Penguin rehabilitation in Plettenberg Bay, South Africa
A few weeks ago I heard via the grapevine that a group of rehabilitated penguins would be released back into the wild on one of Plettenberg Bays beaches. How exciting? I now live in a place where the rehabilitation and conservation of animals is right at my finger tips!
For the longest time I have wanted to volunteer more, do more for my community, for nature for anything other then myself really, but back in Johannesburg I found most of my time taken up by my full time job. Most likely a lazy excuse, yes. Now that I have this new lease on life, and that i'm so enthralled and wrapped up in nature, wildlife and sustainability come hand in hand and I am so excited to start focusing more of my photography and content around topics like this. I love being in nature and everything that it has to offer and the more I immerse myself the more it reminds me that if we don't look after the wildlife in it and the sustainability of our environment, the honest fact is eventually there will be no more nature to enjoy.
Yesterday was the first time i've shot any kind of wildlife other than seagulls and it was simply awesome! Natures Valley Trust along with Tenikwa and a few other organisations all organised and facilitated the release of 11 penguins they have been rehabilitating. Why did these penguins need rehabilitation?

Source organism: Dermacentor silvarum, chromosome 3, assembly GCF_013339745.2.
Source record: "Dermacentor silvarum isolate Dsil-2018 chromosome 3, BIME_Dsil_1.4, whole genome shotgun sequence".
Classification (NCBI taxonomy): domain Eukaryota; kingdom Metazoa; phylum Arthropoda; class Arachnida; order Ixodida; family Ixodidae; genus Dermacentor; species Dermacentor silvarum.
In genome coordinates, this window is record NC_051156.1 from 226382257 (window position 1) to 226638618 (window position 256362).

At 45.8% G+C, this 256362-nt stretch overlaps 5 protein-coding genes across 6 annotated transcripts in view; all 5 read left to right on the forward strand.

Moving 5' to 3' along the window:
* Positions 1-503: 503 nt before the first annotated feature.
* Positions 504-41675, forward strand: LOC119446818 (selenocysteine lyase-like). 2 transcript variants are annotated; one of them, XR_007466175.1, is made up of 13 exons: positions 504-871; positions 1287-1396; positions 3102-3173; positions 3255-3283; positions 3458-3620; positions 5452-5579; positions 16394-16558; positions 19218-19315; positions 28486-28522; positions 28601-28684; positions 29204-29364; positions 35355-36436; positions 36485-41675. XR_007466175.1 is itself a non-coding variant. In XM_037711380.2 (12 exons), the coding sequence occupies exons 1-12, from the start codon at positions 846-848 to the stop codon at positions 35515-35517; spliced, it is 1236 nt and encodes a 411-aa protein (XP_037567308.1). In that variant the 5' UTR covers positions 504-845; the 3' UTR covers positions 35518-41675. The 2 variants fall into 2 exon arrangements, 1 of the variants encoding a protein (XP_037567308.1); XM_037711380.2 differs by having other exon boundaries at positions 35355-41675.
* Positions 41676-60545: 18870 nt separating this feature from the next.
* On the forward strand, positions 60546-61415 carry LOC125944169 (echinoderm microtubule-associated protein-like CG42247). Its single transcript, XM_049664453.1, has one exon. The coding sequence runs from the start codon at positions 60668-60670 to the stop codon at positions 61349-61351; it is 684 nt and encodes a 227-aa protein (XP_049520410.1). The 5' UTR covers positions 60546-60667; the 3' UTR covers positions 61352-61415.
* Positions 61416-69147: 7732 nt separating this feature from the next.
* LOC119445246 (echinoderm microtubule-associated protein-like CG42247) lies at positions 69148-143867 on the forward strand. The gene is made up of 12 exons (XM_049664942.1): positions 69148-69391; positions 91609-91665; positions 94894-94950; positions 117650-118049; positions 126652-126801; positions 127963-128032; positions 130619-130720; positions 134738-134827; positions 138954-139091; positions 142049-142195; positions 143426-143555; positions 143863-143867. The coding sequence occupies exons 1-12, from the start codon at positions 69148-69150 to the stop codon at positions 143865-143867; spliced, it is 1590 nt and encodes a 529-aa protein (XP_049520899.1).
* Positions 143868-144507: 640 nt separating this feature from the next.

To give you the long story short breakdown and the top line information that I am aware of, Plettenberg bay is home to an extremely diverse marine wildlife. One of the animals that loves our bay happens to be the African penguin. The reason we don't see tons of them on our shores is that there are no breeding colonies in Plettenberg Bay. The closest breeding colony is in Port Elizabeth. Penguins are nomadic animals and the reason they visit our bay is for food. Occasionally, if they are hurt, sick or tired, they will come ashore especially the little fellas as they can get dehydrated or suffer from exertion. Natures valley trust is contacted whenever these little guys are seen on the beach and they then come out to assess the situation. If they need to be rehabbed they are then taken to Tenikwa wildlife, rehabilitated and then once ready, released into the wild again.
Yesterday saw 11 of these little fellas being released on Lookout beach in Plettenberg Bay. One however was not feeling up to it and decided he would rather hang back this time so Tenikwa has taken him back and will try release him again once he is 100% up to it.
Excited to bring you guys a lot more rehabilitation features and stories on how we can all work towards a more sustainable living.